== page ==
How often do we really take time out? My 30 minutes each morning is a very personal space, real ‘me-time’. Simplysitting still without an outcome is one thing that helps me keep my batteries charged. OK, each meditation is not all peace, calm and tranquility – it is not an easy practice: yet with time, the effects are become clear. Since I have been meditating (five years now) I sleep better, I understand more what is going on behind my feelings and emotions, and I am less reactive in relationships. Life takes less out of me when I make the time to meditate.
Rest and self-care are so important. When you take time to replenish your spirit, it allows you to serve others from the overflow. You cannot serve from an empty vessel.
― Eleanor Brownn
putting-on-your-own-oxygen-mask-firstThese first three aspects are really about ‘me’ – how meditation aids Helen as a person. In a modern day interpretation of the Buddhist teachings is the example of the oxygen mask – we can only help others once we have seen that our own needs are met. This is not some narcissistic statement – we have to be in sound health (physically and emotionally) to serve others. This is especially true in the helping professions. When seeing a number of clients per week and helping them with difficulty emotional struggles, my meditation keeps me grounded and ‘fit to practice’. Counselling and psychotherapy is known to be a profession with a high rate of burnout.
Adding value to the therapeutic relationship
Having stabilised my own mind and taken care of my self, I am ready to enter the room with a client undistracted and ready to be there for them, totally. Much of the therapeutic literature (especially the research of the Humanistic approach) speaks of the importance of ‘presence’. Therapeutic presence involves being fully in the moment with a client on a multitude of levels – physically, emotionally, cognitively, and spiritually. It is presence that helps me be fully open to the client’s world yet remain in touch with my own experience. Therapists rely a lot on their congruence – the ability to detect what is going on internally and to then be able to express this in real time to the client. Much feedback about a client’s way of being can be generated if a therapist is able to tune in as to how that client is impacting on them. The key for me is how mindfulness meditation (alongside my personally therapy) helps bring clarity to my own process and enables me to separate out my stuff* from the client’s.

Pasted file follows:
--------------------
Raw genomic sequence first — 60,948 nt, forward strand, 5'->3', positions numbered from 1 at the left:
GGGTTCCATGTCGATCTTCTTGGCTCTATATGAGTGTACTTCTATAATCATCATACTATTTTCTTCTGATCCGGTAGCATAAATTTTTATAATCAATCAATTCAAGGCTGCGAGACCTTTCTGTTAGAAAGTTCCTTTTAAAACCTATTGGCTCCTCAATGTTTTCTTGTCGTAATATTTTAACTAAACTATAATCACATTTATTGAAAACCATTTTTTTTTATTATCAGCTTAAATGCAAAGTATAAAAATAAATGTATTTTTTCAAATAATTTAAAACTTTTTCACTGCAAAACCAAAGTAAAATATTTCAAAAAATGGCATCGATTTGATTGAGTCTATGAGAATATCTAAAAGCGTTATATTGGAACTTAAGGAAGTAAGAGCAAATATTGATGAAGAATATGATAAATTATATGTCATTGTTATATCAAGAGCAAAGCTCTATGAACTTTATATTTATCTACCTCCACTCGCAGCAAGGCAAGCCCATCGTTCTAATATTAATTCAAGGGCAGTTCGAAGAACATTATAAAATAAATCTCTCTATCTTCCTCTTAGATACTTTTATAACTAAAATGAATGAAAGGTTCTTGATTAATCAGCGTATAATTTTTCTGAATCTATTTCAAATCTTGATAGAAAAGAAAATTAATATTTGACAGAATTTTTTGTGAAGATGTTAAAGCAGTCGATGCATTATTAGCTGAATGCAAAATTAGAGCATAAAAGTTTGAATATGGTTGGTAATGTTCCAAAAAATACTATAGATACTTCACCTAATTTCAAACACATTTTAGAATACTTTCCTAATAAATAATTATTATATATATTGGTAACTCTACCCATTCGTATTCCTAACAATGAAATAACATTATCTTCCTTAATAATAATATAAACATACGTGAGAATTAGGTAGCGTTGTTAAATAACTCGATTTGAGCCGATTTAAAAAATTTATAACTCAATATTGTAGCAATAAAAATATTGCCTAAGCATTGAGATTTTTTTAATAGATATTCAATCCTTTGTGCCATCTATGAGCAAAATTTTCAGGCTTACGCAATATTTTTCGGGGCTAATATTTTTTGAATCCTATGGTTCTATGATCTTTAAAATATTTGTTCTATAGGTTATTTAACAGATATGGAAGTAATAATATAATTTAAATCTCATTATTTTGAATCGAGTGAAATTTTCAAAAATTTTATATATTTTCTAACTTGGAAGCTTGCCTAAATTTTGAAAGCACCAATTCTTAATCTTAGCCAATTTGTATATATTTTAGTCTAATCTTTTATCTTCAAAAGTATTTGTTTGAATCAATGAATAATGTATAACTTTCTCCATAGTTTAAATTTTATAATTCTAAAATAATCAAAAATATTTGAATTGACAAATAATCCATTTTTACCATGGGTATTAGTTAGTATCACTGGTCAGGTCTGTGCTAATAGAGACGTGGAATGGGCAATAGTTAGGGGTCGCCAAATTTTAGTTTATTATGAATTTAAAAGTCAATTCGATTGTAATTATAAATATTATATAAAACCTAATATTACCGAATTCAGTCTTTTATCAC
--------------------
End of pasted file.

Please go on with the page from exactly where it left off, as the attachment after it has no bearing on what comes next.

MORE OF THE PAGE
Daniel Siegel writes beautifully on the topic of how mindfulness can enhance the therapeutic process, and I have found what he offers with the acronym of PART speaks to my experience with clients:
- My presence is a way I remain grounded in myself. I am able to locate my own needs and be undistracted with a client
- Settled, I am able to attune with the client’s internal experience and their world
- There is alignment, two people in a room opening to each other brings resonance – we recognise our shared humanity and begin to influence each other’s state of being**
- My client feels fully heard, fully felt – trust between us is nurtured which as Siegel explains is the starting point for true interpersonal integration
Neuroscience is establishing the changes in brain structure and function that come with regular mindfulness training – and this scientific basis is one reason why the health professions (including therapists) are keen to use meditation for themselves and reassured in recommending it to patients and clients. I certainly find it invaluable for my therapeutic counselling work. However, I would urge some caution: I believe we (the practitioner) need a strong personal mindfulness practice before we attempt to use it in our work, or indeed teach our clients to use it. As I mentioned earlier, whilst it is a straightforward practice, it is not an easy one. Having our own experience of the pitfalls and challenges is vital if we can attune to the client’s attempts. I have also found that meditation can bring up ‘stuff’, which while useful material for therapy it is again advisable to have experienced a version of this ‘stirring up’ ourselves so we can truly get alongside our clients.
*Stuff – technical term in the trade meaning baggage, personal history, unresolved issues. For example, if I am sitting opposite a client and notice sensations of anger, I need to be clear whether it is my own anger or that anger is in the room possibly coming from a client’s process.
**Maybe to the degree where the therapist-client experience Martin Buber’s “I-Thou” or what is called “relational depth” in some psychotherapeutic literature